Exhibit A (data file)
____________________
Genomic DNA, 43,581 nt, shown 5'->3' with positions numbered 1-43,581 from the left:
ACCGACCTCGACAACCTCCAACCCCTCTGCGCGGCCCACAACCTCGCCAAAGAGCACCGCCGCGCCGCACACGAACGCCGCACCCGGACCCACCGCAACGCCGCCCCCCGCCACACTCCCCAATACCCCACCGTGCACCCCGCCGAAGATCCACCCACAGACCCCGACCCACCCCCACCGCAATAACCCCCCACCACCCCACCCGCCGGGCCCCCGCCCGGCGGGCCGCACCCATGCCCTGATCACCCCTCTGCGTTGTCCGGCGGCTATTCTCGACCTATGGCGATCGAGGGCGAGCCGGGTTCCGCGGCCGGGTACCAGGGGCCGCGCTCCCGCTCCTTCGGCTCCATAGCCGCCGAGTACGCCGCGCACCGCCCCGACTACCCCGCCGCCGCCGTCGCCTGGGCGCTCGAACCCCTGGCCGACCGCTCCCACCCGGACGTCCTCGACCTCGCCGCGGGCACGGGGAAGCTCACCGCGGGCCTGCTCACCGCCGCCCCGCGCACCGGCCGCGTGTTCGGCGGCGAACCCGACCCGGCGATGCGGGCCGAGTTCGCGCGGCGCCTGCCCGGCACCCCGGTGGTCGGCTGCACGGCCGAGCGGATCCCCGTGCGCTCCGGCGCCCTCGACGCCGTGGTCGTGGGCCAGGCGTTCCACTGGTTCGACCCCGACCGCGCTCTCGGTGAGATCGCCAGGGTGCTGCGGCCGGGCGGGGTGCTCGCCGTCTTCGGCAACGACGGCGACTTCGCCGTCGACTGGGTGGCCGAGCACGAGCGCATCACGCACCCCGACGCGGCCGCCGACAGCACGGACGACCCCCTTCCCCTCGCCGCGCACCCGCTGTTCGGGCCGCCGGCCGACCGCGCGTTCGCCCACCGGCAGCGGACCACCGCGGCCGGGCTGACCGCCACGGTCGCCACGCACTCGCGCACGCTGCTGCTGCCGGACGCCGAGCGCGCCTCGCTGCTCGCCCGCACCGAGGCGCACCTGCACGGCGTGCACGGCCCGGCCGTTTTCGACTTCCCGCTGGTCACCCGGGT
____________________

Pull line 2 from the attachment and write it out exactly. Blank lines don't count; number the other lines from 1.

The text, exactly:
ACCGACCTCGACAACCTCCAACCCCTCTGCGCGGCCCACAACCTCGCCAAAGAGCACCGCCGCGCCGCACACGAACGCCGCACCCGGACCCACCGCAACGCCGCCCCCCGCCACACTCCCCAATACCCCACCGTGCACCCCGCCGAAGATCCACCCACAGACCCCGACCCACCCCCACCGCAATAACCCCCCACCACCCCACCCGCCGGGCCCCCGCCCGGCGGGCCGCACCCATGCCCTGATCACCCCTCTGCGTTGTCCGGCGGCTATTCTCGACCTATGGCGATCGAGGGCGAGCCGGGTTCCGCGGCCGGGTACCAGGGGCCGCGCTCCCGCTCCTTCGGCTCCATAGCCGCCGAGTACGCCGCGCACCGCCCCGACTACCCCGCCGCCGCCGTCGCCTGGGCGCTCGAACCCCTGGCCGACCGCTCCCACCCGGACGTCCTCGACCTCGCCGCGGGCACGGGGAAGCTCACCGCGGGCCTGCTCACCGCCGCCCCGCGCACCGGCCGCGTGTTCGGCGGCGAACCCGACCCGGCGATGCGGGCCGAGTTCGCGCGGCGCCTGCCCGGCACCCCGGTGGTCGGCTGCACGGCCGAGCGGATCCCCGTGCGCTCCGGCGCCCTCGACGCCGTGGTCGTGGGCCAGGCGTTCCACTGGTTCGACCCCGACCGCGCTCTCGGTGAGATCGCCAGGGTGCTGCGGCCGGGCGGGGTGCTCGCCGTCTTCGGCAACGACGGCGACTTCGCCGTCGACTGGGTGGCCGAGCACGAGCGCATCACGCACCCCGACGCGGCCGCCGACAGCACGGACGACCCCCTTCCCCTCGCCGCGCACCCGCTGTTCGGGCCGCCGGCCGACCGCGCGTTCGCCCACCGGCAGCGGACCACCGCGGCCGGGCTGACCGCCACGGTCGCCACGCACTCGCGCACGCTGCTGCTGCCGGACGCCGAGCGCGCCTCGCTGCTCGCCCGCACCGAGGCGCACCTGCACGGCGTGCACGGCCCGGCCGTTTTCGACTTCCCGCTGGTCACCCGGGT